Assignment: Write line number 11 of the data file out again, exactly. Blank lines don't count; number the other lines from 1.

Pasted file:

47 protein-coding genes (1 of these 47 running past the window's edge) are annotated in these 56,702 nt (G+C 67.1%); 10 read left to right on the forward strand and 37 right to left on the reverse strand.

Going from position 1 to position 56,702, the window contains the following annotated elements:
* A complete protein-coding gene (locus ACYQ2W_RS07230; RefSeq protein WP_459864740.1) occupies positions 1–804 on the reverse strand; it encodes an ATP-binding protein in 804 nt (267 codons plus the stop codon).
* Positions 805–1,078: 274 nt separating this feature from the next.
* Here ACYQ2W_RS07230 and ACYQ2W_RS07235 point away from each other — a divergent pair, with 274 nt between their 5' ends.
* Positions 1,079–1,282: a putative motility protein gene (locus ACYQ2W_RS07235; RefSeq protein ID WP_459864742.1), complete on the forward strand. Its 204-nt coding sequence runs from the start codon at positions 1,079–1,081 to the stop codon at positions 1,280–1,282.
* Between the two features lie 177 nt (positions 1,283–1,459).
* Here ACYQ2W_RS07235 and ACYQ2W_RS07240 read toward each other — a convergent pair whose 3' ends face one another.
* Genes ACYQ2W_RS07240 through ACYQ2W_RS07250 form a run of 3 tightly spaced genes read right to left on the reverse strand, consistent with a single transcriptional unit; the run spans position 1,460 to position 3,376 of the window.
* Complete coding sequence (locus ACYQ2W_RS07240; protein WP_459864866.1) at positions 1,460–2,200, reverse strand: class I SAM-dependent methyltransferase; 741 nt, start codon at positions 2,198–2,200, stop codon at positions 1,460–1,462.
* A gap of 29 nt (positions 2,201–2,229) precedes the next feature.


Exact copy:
* A gap of 29 nt (positions 2,201–2,229) precedes the next feature.